Neurobiology for the kinda-sorta initiated
October 26, 2012 11:06 AM   Subscribe

Looking for the best neurobiology guides for non-scientists.

I've been reading lot of developmental neurobiology and psychology and am at an impasse where I can't delve much further than general audience material without a better grounding in neurobiology at the organizational, systemic and functional level.

I am looking for something that can provide some frame of reference and context for twisters like:

The hierarchical apex of this right lateralized cortical-subcortical system, the orbitofrontal cortex - the senior executive of the emotional brain functions as a dynamic filter of emotional stimuli...

...defensive parasympathetic dorsal vagal parasympathetic hypoarousal... (both are from Allan Shore)

So. Do I need an atlas, glossary/dictionary, encyclopedia, coloring book... all of these combined or something else entirely?

Ideally I'd love to find a solid, engaging, accessible book with illustrations and real-world examples. Web resources are okay as a supplement....but I tend to be a stronger book-in-hand learner.

Super bonus points: recommendations for iPhone quick-reference apps.

Thank You!
posted by space_cookie to Science & Nature (6 answers total) 6 users marked this as a favorite
It sort of sounds like you just want a basic Neuro 1 textbook? This is my favorite, and if you poke around you should be able to get it for not too much money used.
posted by brainmouse at 11:11 AM on October 26, 2012 [1 favorite]

You need this: The Human Brain Coloring Book and probably an atlas. If you are reading imaging papers, I would also pick up Handbook of Functional Neuroimaging of Cognition (it's dated, but it will help you get your head around reading those kind of papers)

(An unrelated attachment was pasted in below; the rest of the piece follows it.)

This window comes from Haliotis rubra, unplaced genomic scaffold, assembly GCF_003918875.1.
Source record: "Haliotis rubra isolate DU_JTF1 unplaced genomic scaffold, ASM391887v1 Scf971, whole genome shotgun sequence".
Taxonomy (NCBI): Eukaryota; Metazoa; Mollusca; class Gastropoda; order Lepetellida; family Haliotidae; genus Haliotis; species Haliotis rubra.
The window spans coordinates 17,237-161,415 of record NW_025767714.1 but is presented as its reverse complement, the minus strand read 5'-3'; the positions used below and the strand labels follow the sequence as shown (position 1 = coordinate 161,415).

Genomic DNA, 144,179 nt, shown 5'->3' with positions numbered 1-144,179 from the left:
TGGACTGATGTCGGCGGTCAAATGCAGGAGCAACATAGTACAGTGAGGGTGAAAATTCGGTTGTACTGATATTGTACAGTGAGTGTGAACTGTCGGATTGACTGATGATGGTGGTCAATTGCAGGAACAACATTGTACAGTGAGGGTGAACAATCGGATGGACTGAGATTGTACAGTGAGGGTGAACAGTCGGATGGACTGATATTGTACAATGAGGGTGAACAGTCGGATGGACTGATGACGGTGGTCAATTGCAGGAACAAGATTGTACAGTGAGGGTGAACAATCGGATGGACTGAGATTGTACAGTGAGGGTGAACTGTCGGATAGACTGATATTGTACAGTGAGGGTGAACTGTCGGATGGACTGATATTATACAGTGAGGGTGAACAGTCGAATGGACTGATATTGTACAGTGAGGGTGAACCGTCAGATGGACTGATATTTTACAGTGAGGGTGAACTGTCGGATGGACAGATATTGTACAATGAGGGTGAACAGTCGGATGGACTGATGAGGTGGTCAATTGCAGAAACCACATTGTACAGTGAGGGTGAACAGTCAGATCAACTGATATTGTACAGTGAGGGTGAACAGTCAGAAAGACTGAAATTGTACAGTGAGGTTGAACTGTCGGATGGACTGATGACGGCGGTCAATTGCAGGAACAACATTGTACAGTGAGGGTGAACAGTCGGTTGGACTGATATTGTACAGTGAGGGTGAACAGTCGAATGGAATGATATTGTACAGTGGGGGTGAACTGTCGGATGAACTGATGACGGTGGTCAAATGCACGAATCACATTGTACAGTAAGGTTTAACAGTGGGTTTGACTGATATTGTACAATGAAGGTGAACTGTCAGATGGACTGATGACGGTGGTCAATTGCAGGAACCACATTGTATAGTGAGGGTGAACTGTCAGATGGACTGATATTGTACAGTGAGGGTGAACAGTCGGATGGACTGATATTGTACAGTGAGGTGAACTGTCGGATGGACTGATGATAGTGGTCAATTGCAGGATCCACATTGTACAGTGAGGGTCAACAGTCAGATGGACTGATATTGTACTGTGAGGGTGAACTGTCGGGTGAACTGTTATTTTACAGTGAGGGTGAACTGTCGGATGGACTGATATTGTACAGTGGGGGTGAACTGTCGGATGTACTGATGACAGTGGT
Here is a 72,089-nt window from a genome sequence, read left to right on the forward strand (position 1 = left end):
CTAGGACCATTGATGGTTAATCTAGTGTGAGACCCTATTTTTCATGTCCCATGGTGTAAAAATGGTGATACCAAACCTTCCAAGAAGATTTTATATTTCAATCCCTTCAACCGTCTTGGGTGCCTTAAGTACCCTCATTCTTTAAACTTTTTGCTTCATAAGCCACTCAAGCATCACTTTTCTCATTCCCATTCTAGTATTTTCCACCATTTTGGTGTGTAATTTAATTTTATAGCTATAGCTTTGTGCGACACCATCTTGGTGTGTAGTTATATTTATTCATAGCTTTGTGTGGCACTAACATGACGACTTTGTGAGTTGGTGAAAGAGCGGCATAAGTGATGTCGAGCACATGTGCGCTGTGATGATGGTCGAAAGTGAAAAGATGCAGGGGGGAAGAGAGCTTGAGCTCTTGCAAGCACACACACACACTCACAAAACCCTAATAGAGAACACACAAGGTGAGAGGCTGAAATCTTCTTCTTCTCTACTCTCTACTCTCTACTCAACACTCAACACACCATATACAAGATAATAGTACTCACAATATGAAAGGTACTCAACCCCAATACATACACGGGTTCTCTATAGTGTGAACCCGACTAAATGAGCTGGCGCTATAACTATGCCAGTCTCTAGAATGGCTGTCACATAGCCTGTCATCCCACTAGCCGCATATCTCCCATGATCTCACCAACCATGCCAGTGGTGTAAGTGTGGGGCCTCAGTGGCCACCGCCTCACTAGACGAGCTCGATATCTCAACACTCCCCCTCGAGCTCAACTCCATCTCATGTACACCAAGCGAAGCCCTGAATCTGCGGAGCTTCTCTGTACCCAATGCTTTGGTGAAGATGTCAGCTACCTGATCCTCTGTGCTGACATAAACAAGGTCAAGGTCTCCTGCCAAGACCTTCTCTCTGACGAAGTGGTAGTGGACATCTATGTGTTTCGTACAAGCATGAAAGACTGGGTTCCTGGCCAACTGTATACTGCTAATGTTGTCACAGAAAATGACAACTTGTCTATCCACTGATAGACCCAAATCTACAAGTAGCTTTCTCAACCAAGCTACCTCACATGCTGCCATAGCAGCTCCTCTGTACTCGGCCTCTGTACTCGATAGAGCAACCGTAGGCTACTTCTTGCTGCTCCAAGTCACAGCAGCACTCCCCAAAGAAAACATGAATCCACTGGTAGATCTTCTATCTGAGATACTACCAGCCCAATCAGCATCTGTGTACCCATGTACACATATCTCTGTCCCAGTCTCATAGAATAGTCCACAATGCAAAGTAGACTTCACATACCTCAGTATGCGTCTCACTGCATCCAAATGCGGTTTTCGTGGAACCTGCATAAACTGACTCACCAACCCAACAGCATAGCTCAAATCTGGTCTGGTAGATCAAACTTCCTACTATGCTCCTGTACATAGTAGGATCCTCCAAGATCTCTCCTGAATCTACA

posted by Brent Parker at 11:15 AM on October 26, 2012

I recommend The Principles of Neural Science by Eric Kandel. It's the standard text for many neurobiology courses. I read parts of it in undergrad and also in medical school. The writing was clear and understanbable to people who study biology at a undergraduate level. It's a massive tome, but it is a pleasure to read if you have any interesting in neurobiology. It was really the only biomedical textbook I tried to read on my own initiative. Concidentally, the long awaited 2012 edition is out just today! Older edition should become cheaper soon.

As aside, Kandel is a Nobel Prize winner for his work on memory and also wrote interesting general science book for lay audience such as Age of Insight and In Search of Memory.
posted by Pantalaimon at 11:27 AM on October 26, 2012 [1 favorite]

Clinical Neuroanatomy Made Ridiculously Simple is a favorite with lots of the medical and psychological providers I know. It's really clear, has lots of great analogies and mnemonic devices to help you understand the material, yet it's still pretty comprehensive. I've used it for teaching beginning students and for studying for my own professional exams.
posted by goggie at 11:51 AM on October 26, 2012

I would actually recommend against the Human Brain Coloring book. It has far too much detail and far too little explanation or context for a beginner, and the lack of shading makes it difficult to get a grasp of the actual shapes of the different brain regions.

Like Pantalaimon, I used Principles of Neural Science in undergrad. It's a good resource, but its focus is more on the cellular level than on neuroanatomy—understanding the brain from the ground up using functional principles.

For your purposes, I would recommend Biological Psychology by James Kalat. It's geared more towards nonscientists. Definitely less detail than Principles of Neural Science, but also more approachable, and with a greater emphasis on understanding how the structure and function of the brain relate to behavior and disease states.
posted by dephlogisticated at 1:05 PM on October 26, 2012

If you're just trying to look up the component parts of Shore's references, you might find somewhat useful. I would recommend against Kandel & Schwartz for these purposes. That book is super dense and definitely focuses on a level of reduction far lower than the examples you mention.
posted by solipsophistocracy at 1:42 PM on October 26, 2012

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